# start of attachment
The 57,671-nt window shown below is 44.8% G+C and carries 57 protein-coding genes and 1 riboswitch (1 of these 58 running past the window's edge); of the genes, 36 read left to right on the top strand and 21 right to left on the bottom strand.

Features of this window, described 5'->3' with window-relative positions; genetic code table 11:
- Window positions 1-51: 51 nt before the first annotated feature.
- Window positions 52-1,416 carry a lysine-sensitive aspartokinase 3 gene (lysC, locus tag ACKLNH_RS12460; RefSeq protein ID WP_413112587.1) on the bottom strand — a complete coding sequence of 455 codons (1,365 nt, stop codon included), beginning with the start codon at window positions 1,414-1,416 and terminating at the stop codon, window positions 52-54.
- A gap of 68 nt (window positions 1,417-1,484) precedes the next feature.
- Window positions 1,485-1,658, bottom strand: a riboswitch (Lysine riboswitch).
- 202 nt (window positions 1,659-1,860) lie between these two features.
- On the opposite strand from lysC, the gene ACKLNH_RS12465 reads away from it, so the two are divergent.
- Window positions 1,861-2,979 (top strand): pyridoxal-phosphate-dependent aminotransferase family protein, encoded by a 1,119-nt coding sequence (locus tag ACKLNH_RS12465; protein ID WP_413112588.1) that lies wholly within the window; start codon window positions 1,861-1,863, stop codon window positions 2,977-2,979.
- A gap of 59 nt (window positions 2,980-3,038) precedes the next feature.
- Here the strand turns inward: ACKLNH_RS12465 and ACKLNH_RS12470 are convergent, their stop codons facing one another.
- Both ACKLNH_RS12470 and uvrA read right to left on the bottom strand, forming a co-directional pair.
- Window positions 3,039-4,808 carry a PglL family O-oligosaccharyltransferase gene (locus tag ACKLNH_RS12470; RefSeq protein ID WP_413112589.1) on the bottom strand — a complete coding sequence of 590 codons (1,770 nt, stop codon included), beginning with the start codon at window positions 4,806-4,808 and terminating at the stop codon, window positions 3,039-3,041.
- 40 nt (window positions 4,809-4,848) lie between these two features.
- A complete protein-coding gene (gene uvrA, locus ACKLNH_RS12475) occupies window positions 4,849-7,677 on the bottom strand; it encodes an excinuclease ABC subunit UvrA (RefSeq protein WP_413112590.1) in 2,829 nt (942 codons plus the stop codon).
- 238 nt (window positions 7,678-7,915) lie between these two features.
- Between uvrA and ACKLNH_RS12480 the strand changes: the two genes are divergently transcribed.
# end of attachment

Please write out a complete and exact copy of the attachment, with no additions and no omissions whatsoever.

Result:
The 57,671-nt window shown below is 44.8% G+C and carries 57 protein-coding genes and 1 riboswitch (1 of these 58 running past the window's edge); of the genes, 36 read left to right on the top strand and 21 right to left on the bottom strand.

Features of this window, described 5'->3' with window-relative positions; genetic code table 11:
- Window positions 1-51: 51 nt before the first annotated feature.
- Window positions 52-1,416 carry a lysine-sensitive aspartokinase 3 gene (lysC, locus tag ACKLNH_RS12460; RefSeq protein ID WP_413112587.1) on the bottom strand — a complete coding sequence of 455 codons (1,365 nt, stop codon included), beginning with the start codon at window positions 1,414-1,416 and terminating at the stop codon, window positions 52-54.
- A gap of 68 nt (window positions 1,417-1,484) precedes the next feature.
- Window positions 1,485-1,658, bottom strand: a riboswitch (Lysine riboswitch).
- 202 nt (window positions 1,659-1,860) lie between these two features.
- On the opposite strand from lysC, the gene ACKLNH_RS12465 reads away from it, so the two are divergent.
- Window positions 1,861-2,979 (top strand): pyridoxal-phosphate-dependent aminotransferase family protein, encoded by a 1,119-nt coding sequence (locus tag ACKLNH_RS12465; protein ID WP_413112588.1) that lies wholly within the window; start codon window positions 1,861-1,863, stop codon window positions 2,977-2,979.
- A gap of 59 nt (window positions 2,980-3,038) precedes the next feature.
- Here the strand turns inward: ACKLNH_RS12465 and ACKLNH_RS12470 are convergent, their stop codons facing one another.
- Both ACKLNH_RS12470 and uvrA read right to left on the bottom strand, forming a co-directional pair.
- Window positions 3,039-4,808 carry a PglL family O-oligosaccharyltransferase gene (locus tag ACKLNH_RS12470; RefSeq protein ID WP_413112589.1) on the bottom strand — a complete coding sequence of 590 codons (1,770 nt, stop codon included), beginning with the start codon at window positions 4,806-4,808 and terminating at the stop codon, window positions 3,039-3,041.
- 40 nt (window positions 4,809-4,848) lie between these two features.
- A complete protein-coding gene (gene uvrA, locus ACKLNH_RS12475) occupies window positions 4,849-7,677 on the bottom strand; it encodes an excinuclease ABC subunit UvrA (RefSeq protein WP_413112590.1) in 2,829 nt (942 codons plus the stop codon).
- 238 nt (window positions 7,678-7,915) lie between these two features.
- Between uvrA and ACKLNH_RS12480 the strand changes: the two genes are divergently transcribed.